Tuesday, May 19, 2009

Antec P183: Thanks, but No Thanks

Disclaimer: I don't have a physical case at my hands, this review is based on actual experience with Antec P182 case and SPCR review of P183. Hope you find it essential enough, though.


The case is apparently a bit bigger, which means that you would be able to fit big video cards with rear mounted power connectors together with hard drives in the middle cage - barely, though, judging by this picture (page six of the SPCR review).

The case is apparently better ventilated, especially at the front - though it is questionable how well a non-directional airflow dissipation will work.

The bottom fan had been moved from the middle of the case to the front of it - which will improve the airflow through hard drives installed in the bottom cage.

  • The bottom fan moved to the front will increase acoustic noise.
  • Bottom fan is now optional (read: you will ave to pay extra).
  • Hateful Tricool 120 fans. These will have to be ripped out and thrown away, for the level of noise they generate is unacceptable. Assuming the same Scythe SY1225SL12M are used, this, again, brings the price up to $200 - and again, you have better options in that price range.
  • Fan grills. Problems with them have gone unnoticed by original P182 SPCR review, and I was unlucky enough to discover them only after all the components wer installed. In this incarnation, though, the problems were so aggravated that it deserved a special note from SPCR (look for this picture) and read the comments. This means that before the components are installed, the fans have to be ripped out even if you decide to keep the stock Tricool fans, and something will have to be done to the grills to smooth the airflow.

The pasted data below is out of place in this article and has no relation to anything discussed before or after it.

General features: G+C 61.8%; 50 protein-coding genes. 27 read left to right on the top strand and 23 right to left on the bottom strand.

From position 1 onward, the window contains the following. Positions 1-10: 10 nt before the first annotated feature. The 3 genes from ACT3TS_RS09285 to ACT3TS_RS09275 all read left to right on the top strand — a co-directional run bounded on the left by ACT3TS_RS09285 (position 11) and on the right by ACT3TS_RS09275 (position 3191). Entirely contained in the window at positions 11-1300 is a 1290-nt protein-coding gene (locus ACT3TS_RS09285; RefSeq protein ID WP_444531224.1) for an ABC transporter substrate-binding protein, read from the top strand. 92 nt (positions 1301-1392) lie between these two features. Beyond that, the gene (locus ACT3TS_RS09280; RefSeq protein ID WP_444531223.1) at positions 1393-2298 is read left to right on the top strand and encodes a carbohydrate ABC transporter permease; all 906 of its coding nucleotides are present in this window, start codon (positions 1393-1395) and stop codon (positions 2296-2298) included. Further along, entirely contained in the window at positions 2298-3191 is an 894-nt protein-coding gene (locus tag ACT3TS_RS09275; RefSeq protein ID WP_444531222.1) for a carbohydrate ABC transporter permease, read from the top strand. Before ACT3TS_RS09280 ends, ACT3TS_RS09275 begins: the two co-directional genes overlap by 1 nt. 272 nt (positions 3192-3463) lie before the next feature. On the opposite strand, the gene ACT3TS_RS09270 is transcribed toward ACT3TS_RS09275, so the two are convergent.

• Antec CP proprietary PSU form factor and mounts: given the fact that all Antec power supplies I've ever bought have already died, most just outside of the warranty period, and one barely within, and it still hasn't been replaced yet, I (my humble personal opinion) couldn't care less about their improved proprietary technology, no matter how good it sounds on paper. Simply can't afford to waste that much money and risk the life of equipment those PSUs feed.

Thanks, but no thanks.

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